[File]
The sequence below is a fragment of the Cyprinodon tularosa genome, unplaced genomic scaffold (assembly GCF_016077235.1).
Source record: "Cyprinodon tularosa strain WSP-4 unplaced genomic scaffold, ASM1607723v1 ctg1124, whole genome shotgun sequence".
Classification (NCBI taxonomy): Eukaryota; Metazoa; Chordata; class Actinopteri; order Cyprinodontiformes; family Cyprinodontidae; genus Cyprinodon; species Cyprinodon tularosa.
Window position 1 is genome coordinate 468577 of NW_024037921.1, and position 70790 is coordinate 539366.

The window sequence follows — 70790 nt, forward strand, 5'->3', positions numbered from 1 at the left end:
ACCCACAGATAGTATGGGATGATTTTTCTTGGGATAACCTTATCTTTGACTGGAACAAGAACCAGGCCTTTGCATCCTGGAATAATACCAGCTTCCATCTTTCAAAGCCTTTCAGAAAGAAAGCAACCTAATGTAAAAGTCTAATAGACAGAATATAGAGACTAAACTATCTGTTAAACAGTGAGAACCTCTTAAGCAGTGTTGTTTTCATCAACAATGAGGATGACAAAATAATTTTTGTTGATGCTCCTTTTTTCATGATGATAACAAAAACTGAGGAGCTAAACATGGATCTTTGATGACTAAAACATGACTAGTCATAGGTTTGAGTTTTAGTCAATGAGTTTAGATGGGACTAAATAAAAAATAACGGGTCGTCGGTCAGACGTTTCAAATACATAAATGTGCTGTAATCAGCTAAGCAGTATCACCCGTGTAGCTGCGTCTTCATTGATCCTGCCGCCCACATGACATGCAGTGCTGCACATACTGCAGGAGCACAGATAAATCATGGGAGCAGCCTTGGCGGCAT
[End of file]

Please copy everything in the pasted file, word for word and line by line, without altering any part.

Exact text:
The sequence below is a fragment of the Cyprinodon tularosa genome, unplaced genomic scaffold (assembly GCF_016077235.1).
Source record: "Cyprinodon tularosa strain WSP-4 unplaced genomic scaffold, ASM1607723v1 ctg1124, whole genome shotgun sequence".
Classification (NCBI taxonomy): Eukaryota; Metazoa; Chordata; class Actinopteri; order Cyprinodontiformes; family Cyprinodontidae; genus Cyprinodon; species Cyprinodon tularosa.
Window position 1 is genome coordinate 468577 of NW_024037921.1, and position 70790 is coordinate 539366.

The window sequence follows — 70790 nt, forward strand, 5'->3', positions numbered from 1 at the left end:
ACCCACAGATAGTATGGGATGATTTTTCTTGGGATAACCTTATCTTTGACTGGAACAAGAACCAGGCCTTTGCATCCTGGAATAATACCAGCTTCCATCTTTCAAAGCCTTTCAGAAAGAAAGCAACCTAATGTAAAAGTCTAATAGACAGAATATAGAGACTAAACTATCTGTTAAACAGTGAGAACCTCTTAAGCAGTGTTGTTTTCATCAACAATGAGGATGACAAAATAATTTTTGTTGATGCTCCTTTTTTCATGATGATAACAAAAACTGAGGAGCTAAACATGGATCTTTGATGACTAAAACATGACTAGTCATAGGTTTGAGTTTTAGTCAATGAGTTTAGATGGGACTAAATAAAAAATAACGGGTCGTCGGTCAGACGTTTCAAATACATAAATGTGCTGTAATCAGCTAAGCAGTATCACCCGTGTAGCTGCGTCTTCATTGATCCTGCCGCCCACATGACATGCAGTGCTGCACATACTGCAGGAGCACAGATAAATCATGGGAGCAGCCTTGGCGGCAT